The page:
What We’re Following Today
It’s Friday, February 8.
Testy Testimony: Acting Attorney General Matt Whitaker testified before the House Judiciary Committee that he has not discussed the special counsel’s investigation with President Donald Trump, nor denied funding for it. Tensions ran high: At one point, Whitaker reminded committee Chairman Jerry Nadler that his allotted time was up. This is likely Whitaker’s last testimony before the committee, because the Senate is set to confirm Trump’s nominee, William Barr, to take over the department.
Bernie 2020 Is a Go: Senator Bernie Sanders of Vermont is about to jump into the Democratic primary pool, reports Edward-Isaac Dovere. He’s confident that he can successfully take on Trump in the general elections—and he’s already got a big campaign network ready to push him through the primaries. But the Sanders team is keeping tabs on potential Democratic competitors who haven’t yet formally entered the race, including former Vice President Joe Biden. They’re also watching Senator Elizabeth Warren, who is expected to formally announce her campaign tomorrow, and will likely be Sanders’s closest ideological competitor.
A Tenuous Agreement: The United States and South Korea have quietly resolved a months-long disagreement over how to pay for the American troops currently based in Korea. But the deal is only a temporary one—and it’s a sign of how the Trump administration’s treatment of United States allies is making its alliances more and more fragile. A second summit between Trump and the North Korean leader Kim Jong Un is looming; North Korea has made it clear that it’s not a fan of the presence of American troops so close to its borders.
A Lion of the People’s House: Representative John Dingell of Michigan, the longest-serving member of Congress in United States history, died last night at the age of 92. The congressman, who served in the House from 1955 to 2015, lived long enough to see his brand of politics come back into style.
In one of Dingell’s last acts as a public figure, he wrote in The Atlantic about how to improve America’s system of governance. Among his recommendations: abolishing the Senate and instituting automatic voter registration.
Meanwhile, in Virginia: Governor Ralph Northam reportedly told staffers that he isn’t planning to resign amid the controversy surrounding a racist photo in his medical-school yearbook. And Northam’s No. 2, Lieutenant Governor Justin Fairfax, was accused by a second woman of sexual assault.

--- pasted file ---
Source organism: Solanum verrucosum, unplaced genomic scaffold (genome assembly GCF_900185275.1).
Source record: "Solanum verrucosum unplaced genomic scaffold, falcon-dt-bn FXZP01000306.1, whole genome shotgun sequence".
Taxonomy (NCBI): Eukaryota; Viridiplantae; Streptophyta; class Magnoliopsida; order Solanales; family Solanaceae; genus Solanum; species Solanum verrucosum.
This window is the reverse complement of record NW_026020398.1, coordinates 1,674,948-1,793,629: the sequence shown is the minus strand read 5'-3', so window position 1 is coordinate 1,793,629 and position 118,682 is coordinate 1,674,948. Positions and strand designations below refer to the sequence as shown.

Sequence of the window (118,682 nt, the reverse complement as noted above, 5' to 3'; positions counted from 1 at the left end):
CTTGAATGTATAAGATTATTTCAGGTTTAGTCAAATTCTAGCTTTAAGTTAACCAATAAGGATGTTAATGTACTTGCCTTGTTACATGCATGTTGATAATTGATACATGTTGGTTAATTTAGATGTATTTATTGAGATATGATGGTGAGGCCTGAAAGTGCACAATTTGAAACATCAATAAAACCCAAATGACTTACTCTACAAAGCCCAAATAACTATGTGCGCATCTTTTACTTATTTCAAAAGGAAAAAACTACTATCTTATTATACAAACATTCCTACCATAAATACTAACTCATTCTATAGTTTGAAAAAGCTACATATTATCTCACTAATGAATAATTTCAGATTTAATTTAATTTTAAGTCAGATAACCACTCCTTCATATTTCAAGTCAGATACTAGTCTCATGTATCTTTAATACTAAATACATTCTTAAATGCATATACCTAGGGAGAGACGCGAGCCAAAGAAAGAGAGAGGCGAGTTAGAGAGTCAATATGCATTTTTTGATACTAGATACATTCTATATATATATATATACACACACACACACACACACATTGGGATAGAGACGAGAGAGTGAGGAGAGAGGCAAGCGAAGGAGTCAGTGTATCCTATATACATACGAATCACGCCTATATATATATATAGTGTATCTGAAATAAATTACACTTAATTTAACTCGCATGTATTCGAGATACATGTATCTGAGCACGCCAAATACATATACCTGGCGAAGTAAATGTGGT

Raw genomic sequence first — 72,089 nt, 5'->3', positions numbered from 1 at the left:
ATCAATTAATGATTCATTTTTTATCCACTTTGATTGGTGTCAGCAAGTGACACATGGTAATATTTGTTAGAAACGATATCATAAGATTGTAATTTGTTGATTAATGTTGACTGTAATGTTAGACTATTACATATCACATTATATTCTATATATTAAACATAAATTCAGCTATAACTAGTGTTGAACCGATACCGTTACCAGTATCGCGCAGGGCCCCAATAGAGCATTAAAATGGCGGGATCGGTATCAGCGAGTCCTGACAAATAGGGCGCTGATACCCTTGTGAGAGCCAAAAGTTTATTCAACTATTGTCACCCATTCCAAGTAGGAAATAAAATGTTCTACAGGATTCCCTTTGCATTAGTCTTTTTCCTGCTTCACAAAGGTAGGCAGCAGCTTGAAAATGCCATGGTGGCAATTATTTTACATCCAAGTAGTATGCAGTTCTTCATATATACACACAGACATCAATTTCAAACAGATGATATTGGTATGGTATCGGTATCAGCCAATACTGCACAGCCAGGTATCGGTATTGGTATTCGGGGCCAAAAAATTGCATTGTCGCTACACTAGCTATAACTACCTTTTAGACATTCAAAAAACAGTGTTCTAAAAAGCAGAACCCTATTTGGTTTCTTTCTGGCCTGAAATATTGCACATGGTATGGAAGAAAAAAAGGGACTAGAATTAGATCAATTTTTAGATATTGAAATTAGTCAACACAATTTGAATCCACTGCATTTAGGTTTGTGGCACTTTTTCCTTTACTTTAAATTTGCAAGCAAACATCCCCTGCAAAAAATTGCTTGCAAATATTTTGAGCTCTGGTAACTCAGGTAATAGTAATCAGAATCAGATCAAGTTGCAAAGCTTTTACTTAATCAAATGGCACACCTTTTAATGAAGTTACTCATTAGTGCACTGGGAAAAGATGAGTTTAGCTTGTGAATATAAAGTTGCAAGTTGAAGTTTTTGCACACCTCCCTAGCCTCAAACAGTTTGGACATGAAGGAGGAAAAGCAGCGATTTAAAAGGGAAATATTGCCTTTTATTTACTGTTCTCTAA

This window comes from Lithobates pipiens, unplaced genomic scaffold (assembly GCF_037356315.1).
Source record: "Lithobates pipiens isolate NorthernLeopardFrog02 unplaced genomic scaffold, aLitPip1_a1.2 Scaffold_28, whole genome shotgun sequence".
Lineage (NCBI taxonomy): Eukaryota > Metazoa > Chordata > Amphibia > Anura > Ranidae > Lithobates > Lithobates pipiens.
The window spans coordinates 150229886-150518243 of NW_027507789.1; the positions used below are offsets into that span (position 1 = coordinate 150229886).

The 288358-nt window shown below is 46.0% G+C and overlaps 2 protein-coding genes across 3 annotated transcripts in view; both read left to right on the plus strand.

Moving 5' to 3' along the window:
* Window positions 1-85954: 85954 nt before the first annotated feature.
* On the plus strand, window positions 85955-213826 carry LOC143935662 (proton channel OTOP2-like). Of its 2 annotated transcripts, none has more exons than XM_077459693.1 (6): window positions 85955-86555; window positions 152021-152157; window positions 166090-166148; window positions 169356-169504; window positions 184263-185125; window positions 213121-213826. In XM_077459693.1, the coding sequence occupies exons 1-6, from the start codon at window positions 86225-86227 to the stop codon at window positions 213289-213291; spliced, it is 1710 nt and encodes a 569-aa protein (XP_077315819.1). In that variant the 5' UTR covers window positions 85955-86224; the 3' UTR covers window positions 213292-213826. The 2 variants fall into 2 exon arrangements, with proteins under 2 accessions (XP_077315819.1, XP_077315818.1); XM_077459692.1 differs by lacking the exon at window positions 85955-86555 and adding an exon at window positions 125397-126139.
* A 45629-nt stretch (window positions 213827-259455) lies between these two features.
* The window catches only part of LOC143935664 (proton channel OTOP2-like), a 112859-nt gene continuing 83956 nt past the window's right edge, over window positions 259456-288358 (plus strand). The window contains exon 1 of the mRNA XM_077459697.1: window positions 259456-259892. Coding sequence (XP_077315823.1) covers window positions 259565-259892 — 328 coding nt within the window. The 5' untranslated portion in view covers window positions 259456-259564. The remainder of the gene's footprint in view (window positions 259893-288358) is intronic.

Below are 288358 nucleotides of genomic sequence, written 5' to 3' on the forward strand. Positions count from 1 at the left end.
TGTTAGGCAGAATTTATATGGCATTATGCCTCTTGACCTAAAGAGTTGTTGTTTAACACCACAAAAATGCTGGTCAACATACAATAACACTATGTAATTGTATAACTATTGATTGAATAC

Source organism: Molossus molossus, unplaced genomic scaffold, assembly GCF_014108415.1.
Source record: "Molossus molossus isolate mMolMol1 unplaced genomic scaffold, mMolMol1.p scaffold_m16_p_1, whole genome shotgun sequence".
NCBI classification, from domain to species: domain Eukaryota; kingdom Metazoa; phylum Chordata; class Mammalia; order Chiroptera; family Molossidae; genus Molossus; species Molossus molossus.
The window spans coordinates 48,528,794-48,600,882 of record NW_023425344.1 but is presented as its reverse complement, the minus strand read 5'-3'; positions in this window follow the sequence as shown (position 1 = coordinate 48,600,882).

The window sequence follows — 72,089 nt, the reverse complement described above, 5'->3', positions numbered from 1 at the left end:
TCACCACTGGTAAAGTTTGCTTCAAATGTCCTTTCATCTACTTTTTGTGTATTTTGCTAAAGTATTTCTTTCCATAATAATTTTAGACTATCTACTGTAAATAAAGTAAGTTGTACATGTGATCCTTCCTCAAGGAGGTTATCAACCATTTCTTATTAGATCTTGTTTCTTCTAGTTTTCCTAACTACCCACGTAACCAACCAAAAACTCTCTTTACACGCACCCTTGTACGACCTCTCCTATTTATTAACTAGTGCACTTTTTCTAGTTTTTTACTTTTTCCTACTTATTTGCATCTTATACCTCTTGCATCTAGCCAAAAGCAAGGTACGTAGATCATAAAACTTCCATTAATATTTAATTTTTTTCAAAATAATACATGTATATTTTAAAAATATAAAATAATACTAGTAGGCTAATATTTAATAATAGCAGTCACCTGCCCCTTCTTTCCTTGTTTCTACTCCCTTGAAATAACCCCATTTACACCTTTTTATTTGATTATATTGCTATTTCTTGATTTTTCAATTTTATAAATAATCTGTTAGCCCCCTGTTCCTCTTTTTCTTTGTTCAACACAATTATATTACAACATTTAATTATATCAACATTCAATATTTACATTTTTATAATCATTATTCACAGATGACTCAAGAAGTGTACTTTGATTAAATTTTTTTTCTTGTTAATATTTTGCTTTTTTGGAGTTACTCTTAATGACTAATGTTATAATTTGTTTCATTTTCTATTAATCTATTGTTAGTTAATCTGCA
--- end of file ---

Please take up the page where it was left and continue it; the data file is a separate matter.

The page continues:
Acting Attorney General Matt Whitaker arrives to testify before the House Judiciary Committee on Capitol Hill. (J. Scott Applewhite / AP)
Ideas From The Atlantic
Why the Wall Will Never Happen (Richard Parker)
“There will be no ‘concrete structure from sea to sea,’ as the president once pledged. Taking this land would constitute an assault on private property and require a veritable army of lawyers, who, I can assure you, are no match for the state’s powerful border barons.” → Read on.
The State of the Union Was Political Malpractice (Rahm Emanuel)
“Using the past as a guide, Trump could have set the stage for future wins, reset his presidency heading into reelection, and proved he has grown and matured in office. Instead, at the State of the Union, he came up short as he has done time and again throughout his presidency.” → Read on.
When a Yearbook Is a Current Event (Megan Garber)
“There has been a remarkable amount of receipt sharing this week in the state of Virginia ... It was telling that yearbooks would be such a common factor in the revelations.” → Read on.
What Else We’re Reading
◆ The Story Behind the Green New Deal’s Meteoric Rise (Sam Adler-Bell, The New Republic)
◆ Democrats Need an Ambitious Climate Plan. The Green New Deal Isn’t It. (Jonathan Chait, New York)
◆ Trump Cornered on Border Wall (Eliana Johnson, Burgess Everett, and Gabby Orr, Politico)
◆ An Ominous Moment for the Pro-Life Movement (David French, National Review)